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Nowadays, many health and fitness applications (apps) can be downloaded from app stores, changing the way people manage their health and chronic diseases. This paper reflects on 7 years of experience in mobile health and fitness app development.
It analyzes the uptake of a health and fitness app, my Fitness Companion, by the health care industry and end-users dealing with chronic disease management. The use of my Fitness Companion is analyzed from an end-user perspective.
The app is available via Google Play since February 2011 and the research presented is based on data collected from 5500+users over a period of 7 months. The paper also discusses how m Health apps could be distributed in the near future, as well as, the use of Personal Health Record (PHR) systems such as Microsoft Health Vault, and the impact of regulations on the future of Health apps.
Mobile Health apps, hereafter referred to as Health apps are health and fitness related applications running on mobile devices such as smart phones and tablets. An increasing number of people use mobile apps to monitor their health or fitness and gradually they are being used for prevention, diagnosis and treatment.
These apps can be personalized and tailored to the user’s condition and can be used in the comfort of their home, office, or even on the move. They are a step towards ubiquitous healthcare, i.e. access to healthcare anywhere, anytime, thereby allowing chronic disease patients to self-manage their condition using mobile devices and wireless sensors.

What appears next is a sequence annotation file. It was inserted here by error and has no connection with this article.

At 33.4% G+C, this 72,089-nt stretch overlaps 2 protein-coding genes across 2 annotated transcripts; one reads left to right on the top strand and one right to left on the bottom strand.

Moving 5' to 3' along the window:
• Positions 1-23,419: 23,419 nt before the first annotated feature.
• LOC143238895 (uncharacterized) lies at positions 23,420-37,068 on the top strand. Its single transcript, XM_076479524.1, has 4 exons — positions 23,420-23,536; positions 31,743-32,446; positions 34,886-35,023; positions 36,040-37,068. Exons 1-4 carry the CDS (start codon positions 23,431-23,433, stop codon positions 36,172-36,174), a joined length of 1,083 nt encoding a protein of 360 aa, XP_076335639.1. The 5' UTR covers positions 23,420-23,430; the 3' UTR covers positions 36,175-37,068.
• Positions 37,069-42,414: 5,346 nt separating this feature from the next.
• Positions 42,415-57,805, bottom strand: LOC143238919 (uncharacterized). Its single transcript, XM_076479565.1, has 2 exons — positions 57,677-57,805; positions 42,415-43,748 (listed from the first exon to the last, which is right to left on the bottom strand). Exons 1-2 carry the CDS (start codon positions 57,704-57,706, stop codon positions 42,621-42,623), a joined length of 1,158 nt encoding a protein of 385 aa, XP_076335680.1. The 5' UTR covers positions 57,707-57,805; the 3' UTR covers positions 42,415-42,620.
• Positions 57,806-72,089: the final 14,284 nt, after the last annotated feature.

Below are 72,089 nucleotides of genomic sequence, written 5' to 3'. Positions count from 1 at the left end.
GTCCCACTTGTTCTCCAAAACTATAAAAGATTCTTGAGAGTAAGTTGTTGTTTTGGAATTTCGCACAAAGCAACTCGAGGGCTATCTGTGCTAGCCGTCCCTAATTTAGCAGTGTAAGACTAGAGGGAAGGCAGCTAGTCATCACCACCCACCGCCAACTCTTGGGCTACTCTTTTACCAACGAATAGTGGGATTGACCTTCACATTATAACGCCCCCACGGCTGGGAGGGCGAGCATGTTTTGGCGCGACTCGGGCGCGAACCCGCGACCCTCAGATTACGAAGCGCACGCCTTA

The mHealth application market is booming, and will continue to grow substantially over the next few years, according to a study conducted by Frost & Sullivan in 2011. The growing availability of health and fitness apps and increasing number of people using smart phones and tablets encourages the healthcare industry to exploit the possibilities offered by health and fitness apps.
According to the Global Mobile Health Market Report 2010–2015, more than a third of the 1.4 billion smart-phone users will use some kind of mobile healthcare application in 2015. At the time of writing (December 2012), thousands of health and fitness apps are available for down-load on Google Play. Of those, 396 Apps use some sort of sensor (e.g. weight scale, blood pressure monitor, accel-erometer, GPS) to collect or derive physiological data.
An app can be downloaded for free or a few dollars that helps the user losing weight, monitor their blood pressure or guide the user in their workout exercises. People from more than 190 countries download apps every day and a total of 10 billion downloads have been recorded up to December 2011.
Such apps usually are abit complex to develop yourself. It’s better to outsource it and run it as a business.